History of the Mawayana: The Mawayana (literally: 'Frog People') are a small Arawakan group who live in the southern Guianas, in the frontier corner of Brazil, Guyana, and Suriname, and whose language is closely related to Wapishana. Since the Mawayana are generally subsumed under the term Waiwai it is not known how many ethnic Mawayana there are, except for the community in Suriname where almost 100 people claim Mawayana ethnicity. Since the first definite reference to the Mawayana in the literature in 1841, however, the history of the Mawayana has been intertwined with and has run parallel to that of consecutively the Taruma group on the one hand, and on the other hand, the Waiwai groups within which Mawayana is now included. In view of the complex history of shuffling and re-shuffling identities and ethnicities which was characteristic of the southern Guianas regions, the ethnic term Waiwai is now used to refer to a conglomeration of ethnic groups, namely the Parukoto, Shereo, Tunayana, Katuena, Karafawyana, Mawayana, and Taruma. Taruma is an unclassified language. The Mawayana themselves are made up of smaller ethnic groups, namely the Jiwiyana and Buuyana; there is nothing to be found in the literature on either of these two groups. Mawayana Language: Mawayana belongs to the Arawakan language family. It is polysynthetic, has head marking, is mainly suffixal but also has prefixes for the person markers on the main word classes noun, verb and postposition. Mawayana has an attributive marker k(a)- and a privative prefix ma-, mï-., both of which are pan-Arawakan features. The suffixes are mostly derivational; feminine gender is also marked by means of the suffix –ru but is not productive. Transitive verbs take prefixes to mark the A argument and suffixes to mark the O argument. Intransitive verbs generally, but not always, mark the S by means of a suffix. In addition, the S/O markers are cliticized to the verbal negation and conditional markers ma- and a- respectively. In 2007 the Mawayana language is spoken by 3 people, Japoma, Saana and Mauwiya. Recordings: the recordings were made by Eithne B. Carlin. Initially Trio (Cariban) was used as a lingua franca, and all Mawayana data were translated into Trio. Japoma was the narrator and both his wife Saana and Japoma’s brother Mauwiya helped with the translations.
Recordings: the recordings were made by Eithne B. Carlin. Initially Trio (Cariban) was used as a lingua franca, and all Mawayana data were translated into Trio. Japoma was the narrator and both his wife Saana and Japoma’s brother Mauwiya helped with the translations.
History of the Mawayana: The Mawayana (literally: 'Frog People') are a small Arawakan group who live in the southern Guianas, in the frontier corner of Brazil, Guyana, and Suriname, and whose language is closely related to Wapishana. Since the Mawayana are generally subsumed under the term Waiwai it is not known how many ethnic Mawayana there are, except for the community in Suriname where almost 100 people claim Mawayana ethnicity. Since the first definite reference to the Mawayana in the literature in 1841, however, the history of the Mawayana has been intertwined with and has run parallel to that of consecutively the Taruma group on the one hand, and on the other hand, the Waiwai groups within which Mawayana is now included. In view of the complex history of shuffling and re-shuffling identities and ethnicities which was characteristic of the southern Guianas regions, the ethnic term Waiwai is now used to refer to a conglomeration of ethnic groups, namely the Parukoto, Shereo, Tunayana, Katuena, Karafawyana, Mawayana, and Taruma. Taruma is an unclassified language. The Mawayana themselves are made up of smaller ethnic groups, namely the Jiwiyana and Buuyana; there is nothing to be found in the literature on either of these two groups. Mawayana Language: Mawayana belongs to the Arawakan language family. It is polysynthetic, has head marking, is mainly suffixal but also has prefixes for the person markers on the main word classes noun, verb and postposition. Mawayana has an attributive marker k(a)- and a privative prefix ma-, mï-., both of which are pan-Arawakan features. The suffixes are mostly derivational; feminine gender is also marked by means of the suffix –ru but is not productive. Transitive verbs take prefixes to mark the A argument and suffixes to mark the O argument. Intransitive verbs generally, but not always, mark the S by means of a suffix. In addition, the S/O markers are cliticized to the verbal negation and conditional markers ma- and a- respectively. In 2007 the Mawayana language is spoken by 3 people, Japoma, Saana and Mauwiya. Recordings: the recordings were made by Eithne B. Carlin. Initially Trio (Cariban) was used as a lingua franca, and all Mawayana data were translated into Trio. Japoma was the narrator and both his wife Saana and Japoma’s brother Mauwiya helped with the translations.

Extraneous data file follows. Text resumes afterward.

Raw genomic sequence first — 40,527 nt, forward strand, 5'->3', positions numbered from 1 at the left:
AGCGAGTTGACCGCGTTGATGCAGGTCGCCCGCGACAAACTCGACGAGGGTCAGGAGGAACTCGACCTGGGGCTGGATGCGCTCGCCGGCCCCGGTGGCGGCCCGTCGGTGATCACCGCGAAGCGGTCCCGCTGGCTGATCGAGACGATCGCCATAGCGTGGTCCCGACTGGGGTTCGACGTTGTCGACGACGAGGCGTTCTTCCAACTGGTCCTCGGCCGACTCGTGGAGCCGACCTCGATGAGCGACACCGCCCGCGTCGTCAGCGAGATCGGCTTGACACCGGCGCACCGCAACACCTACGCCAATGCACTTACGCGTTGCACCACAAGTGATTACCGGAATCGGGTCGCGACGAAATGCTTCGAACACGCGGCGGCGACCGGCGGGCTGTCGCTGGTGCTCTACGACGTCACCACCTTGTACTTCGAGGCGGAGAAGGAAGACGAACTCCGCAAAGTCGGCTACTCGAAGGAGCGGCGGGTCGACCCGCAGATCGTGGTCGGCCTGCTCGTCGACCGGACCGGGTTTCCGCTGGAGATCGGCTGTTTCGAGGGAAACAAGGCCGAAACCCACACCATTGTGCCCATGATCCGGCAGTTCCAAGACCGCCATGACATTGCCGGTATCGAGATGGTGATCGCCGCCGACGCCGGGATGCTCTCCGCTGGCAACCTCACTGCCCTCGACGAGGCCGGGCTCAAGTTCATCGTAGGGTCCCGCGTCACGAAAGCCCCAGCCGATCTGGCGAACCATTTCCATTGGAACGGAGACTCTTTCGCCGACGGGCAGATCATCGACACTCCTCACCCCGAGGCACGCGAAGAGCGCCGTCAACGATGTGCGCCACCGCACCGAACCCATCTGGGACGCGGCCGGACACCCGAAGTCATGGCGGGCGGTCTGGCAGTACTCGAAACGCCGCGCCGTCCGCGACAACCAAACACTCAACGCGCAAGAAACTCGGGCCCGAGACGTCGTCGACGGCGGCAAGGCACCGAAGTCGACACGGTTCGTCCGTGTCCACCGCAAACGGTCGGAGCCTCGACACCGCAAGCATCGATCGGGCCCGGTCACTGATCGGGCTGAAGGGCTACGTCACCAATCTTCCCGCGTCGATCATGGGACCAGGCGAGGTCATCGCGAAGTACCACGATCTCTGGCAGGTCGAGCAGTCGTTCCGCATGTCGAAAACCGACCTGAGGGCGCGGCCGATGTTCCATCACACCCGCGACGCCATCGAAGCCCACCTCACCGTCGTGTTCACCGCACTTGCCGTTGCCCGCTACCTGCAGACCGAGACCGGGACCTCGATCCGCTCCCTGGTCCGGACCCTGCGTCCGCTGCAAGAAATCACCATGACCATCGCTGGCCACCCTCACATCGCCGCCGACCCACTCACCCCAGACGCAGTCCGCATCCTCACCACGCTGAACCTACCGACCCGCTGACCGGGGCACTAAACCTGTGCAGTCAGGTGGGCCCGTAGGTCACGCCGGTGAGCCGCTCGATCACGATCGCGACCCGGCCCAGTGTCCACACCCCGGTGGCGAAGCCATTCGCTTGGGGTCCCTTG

Recordings: the recordings were made by Eithne B. Carlin. Initially Trio (Cariban) was used as a lingua franca, and all Mawayana data were translated into Trio. Japoma was the narrator and both his wife Saana and Japoma’s brother Mauwiya helped with the translations.
History of the Mawayana: The Mawayana (literally: 'Frog People') are a small Arawakan group who live in the southern Guianas, in the frontier corner of Brazil, Guyana, and Suriname, and whose language is closely related to Wapishana. Since the Mawayana are generally subsumed under the term Waiwai it is not known how many ethnic Mawayana there are, except for the community in Suriname where almost 100 people claim Mawayana ethnicity. Since the first definite reference to the Mawayana in the literature in 1841, however, the history of the Mawayana has been intertwined with and has run parallel to that of consecutively the Taruma group on the one hand, and on the other hand, the Waiwai groups within which Mawayana is now included. In view of the complex history of shuffling and re-shuffling identities and ethnicities which was characteristic of the southern Guianas regions, the ethnic term Waiwai is now used to refer to a conglomeration of ethnic groups, namely the Parukoto, Shereo, Tunayana, Katuena, Karafawyana, Mawayana, and Taruma. Taruma is an unclassified language. The Mawayana themselves are made up of smaller ethnic groups, namely the Jiwiyana and Buuyana; there is nothing to be found in the literature on either of these two groups. Mawayana Language: Mawayana belongs to the Arawakan language family. It is polysynthetic, has head marking, is mainly suffixal but also has prefixes for the person markers on the main word classes noun, verb and postposition. Mawayana has an attributive marker k(a)- and a privative prefix ma-, mï-., both of which are pan-Arawakan features. The suffixes are mostly derivational; feminine gender is also marked by means of the suffix –ru but is not productive. Transitive verbs take prefixes to mark the A argument and suffixes to mark the O argument. Intransitive verbs generally, but not always, mark the S by means of a suffix. In addition, the S/O markers are cliticized to the verbal negation and conditional markers ma- and a- respectively. In 2007 the Mawayana language is spoken by 3 people, Japoma, Saana and Mauwiya. Recordings: the recordings were made by Eithne B. Carlin. Initially Trio (Cariban) was used as a lingua franca, and all Mawayana data were translated into Trio. Japoma was the narrator and both his wife Saana and Japoma’s brother Mauwiya helped with the translations.